Miscellaneous material to start your week. – James Ayre points out Radoslaw Stefanski’s study as to how cutting off fossil fuel subsidies subsidies (among other public policy preferences) would go a long way toward helping a transition toward clean, renewable energy. – Mike De Souza exposes the National Energy Board’s service to the oil industry, ...

Accidental Deliberations: Friday Morning Links

Assorted content to end your week. – Larry Elliott writes that the OECD is calling on its member states – including Canada – to stop pushing destructive austerity and instead focus on needed public investments. – Ian Welsh points out the problems with monetary policy aimed solely at inflation rather than growth (and designed to ...

Accidental Deliberations: Sunday Morning Links

This and that for your Sunday reading. – Lana Payne reminds us that wealth will never be fairly distributed without public action to ensure it doesn’t get concentrated with the lucky few: More and more of the income pie is going to the top one per cent — who are soaking up a bigger and ...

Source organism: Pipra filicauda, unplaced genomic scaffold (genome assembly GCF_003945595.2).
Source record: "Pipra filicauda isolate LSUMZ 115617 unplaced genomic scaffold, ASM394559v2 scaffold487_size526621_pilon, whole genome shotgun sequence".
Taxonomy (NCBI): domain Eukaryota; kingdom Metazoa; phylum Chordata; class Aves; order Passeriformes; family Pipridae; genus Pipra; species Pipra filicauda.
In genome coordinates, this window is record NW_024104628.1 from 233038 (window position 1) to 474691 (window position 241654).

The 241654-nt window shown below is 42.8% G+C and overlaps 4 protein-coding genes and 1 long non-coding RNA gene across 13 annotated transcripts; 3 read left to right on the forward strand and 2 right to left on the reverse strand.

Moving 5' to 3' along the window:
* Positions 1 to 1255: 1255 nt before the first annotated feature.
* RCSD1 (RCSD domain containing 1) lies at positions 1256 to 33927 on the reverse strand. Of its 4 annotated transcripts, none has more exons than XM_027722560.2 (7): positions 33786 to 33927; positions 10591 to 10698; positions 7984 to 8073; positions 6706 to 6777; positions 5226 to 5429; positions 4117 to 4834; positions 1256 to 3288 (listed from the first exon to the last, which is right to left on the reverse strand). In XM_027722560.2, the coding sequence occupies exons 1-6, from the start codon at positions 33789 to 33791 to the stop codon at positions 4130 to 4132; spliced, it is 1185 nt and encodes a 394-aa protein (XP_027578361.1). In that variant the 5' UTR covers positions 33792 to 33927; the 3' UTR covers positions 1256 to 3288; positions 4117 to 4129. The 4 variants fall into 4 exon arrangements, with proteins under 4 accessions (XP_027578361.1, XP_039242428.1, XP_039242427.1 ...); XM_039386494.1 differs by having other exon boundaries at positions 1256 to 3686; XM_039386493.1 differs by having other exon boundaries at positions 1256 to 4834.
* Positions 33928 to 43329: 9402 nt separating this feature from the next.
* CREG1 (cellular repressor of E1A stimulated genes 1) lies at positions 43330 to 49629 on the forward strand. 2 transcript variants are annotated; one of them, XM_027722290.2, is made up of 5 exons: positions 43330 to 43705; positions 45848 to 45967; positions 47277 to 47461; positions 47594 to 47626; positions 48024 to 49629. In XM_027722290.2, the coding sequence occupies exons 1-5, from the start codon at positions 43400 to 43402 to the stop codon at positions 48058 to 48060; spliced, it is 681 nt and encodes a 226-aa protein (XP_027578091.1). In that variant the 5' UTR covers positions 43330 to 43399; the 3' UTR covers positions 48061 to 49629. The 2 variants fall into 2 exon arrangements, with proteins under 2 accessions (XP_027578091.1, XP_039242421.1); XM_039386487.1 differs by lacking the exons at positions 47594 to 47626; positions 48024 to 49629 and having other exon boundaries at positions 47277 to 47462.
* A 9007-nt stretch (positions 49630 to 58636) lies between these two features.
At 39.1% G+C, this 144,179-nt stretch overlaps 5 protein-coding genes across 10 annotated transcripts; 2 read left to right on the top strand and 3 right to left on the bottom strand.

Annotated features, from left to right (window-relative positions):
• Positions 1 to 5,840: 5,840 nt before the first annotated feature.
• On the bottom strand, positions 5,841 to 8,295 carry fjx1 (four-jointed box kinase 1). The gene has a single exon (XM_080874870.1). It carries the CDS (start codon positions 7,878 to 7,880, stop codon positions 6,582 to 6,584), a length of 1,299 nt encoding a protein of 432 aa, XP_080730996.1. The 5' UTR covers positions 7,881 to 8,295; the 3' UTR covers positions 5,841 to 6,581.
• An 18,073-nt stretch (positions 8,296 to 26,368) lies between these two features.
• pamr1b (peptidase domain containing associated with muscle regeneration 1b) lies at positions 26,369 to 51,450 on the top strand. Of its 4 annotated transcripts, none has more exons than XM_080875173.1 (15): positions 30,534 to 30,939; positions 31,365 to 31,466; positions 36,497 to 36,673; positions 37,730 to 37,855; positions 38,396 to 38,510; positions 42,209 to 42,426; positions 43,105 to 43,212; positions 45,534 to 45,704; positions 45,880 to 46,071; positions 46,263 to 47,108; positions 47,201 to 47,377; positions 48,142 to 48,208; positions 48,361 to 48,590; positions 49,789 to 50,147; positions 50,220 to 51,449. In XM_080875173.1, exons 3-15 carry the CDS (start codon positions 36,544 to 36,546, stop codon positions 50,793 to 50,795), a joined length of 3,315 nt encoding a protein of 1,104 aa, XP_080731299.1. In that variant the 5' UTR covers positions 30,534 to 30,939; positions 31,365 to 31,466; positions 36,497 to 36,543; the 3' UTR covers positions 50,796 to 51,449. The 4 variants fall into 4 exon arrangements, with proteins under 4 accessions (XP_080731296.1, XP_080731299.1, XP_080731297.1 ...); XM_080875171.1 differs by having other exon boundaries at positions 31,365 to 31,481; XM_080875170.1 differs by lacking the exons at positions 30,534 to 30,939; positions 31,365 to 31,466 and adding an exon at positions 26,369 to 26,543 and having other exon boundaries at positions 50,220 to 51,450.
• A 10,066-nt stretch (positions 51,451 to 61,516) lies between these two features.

Accidental Deliberations: Friday Afternoon Links

Assorted content to start your new year. – Paul Krugman points out that as tends to be the case, the U.S.’ modest increase in high-end tax rates in 2013 managed to produce both more fair taxation and strong economic growth. – But Michael Hudson notes that increasing inequality and wage suppression are still among the ...

Accidental Deliberations: Saturday Morning Links

Assorted content for your weekend reading. – Lana Payne points out that even some of the world’s wealthiest individuals are highlighting the need for governments to step up in addressing major collective action problems such as climate change and inequality. And Angella MacEwen offers one important example of that principle being put into practice, writing ...

Accidental Deliberations: Wednesday Morning Links

Miscellaneous material for your mid-week reading. – Exchange highlights the World Economic Forum’s observation that countries can do far more to combat inequality. And Angus Reid finds that Canadian voters are far more receptive to Tom Mulcair’s progressive economic plan than to more of the same from either of the major competing leaders. – Meanwhile, ...

Accidental Deliberations: Saturday Morning Links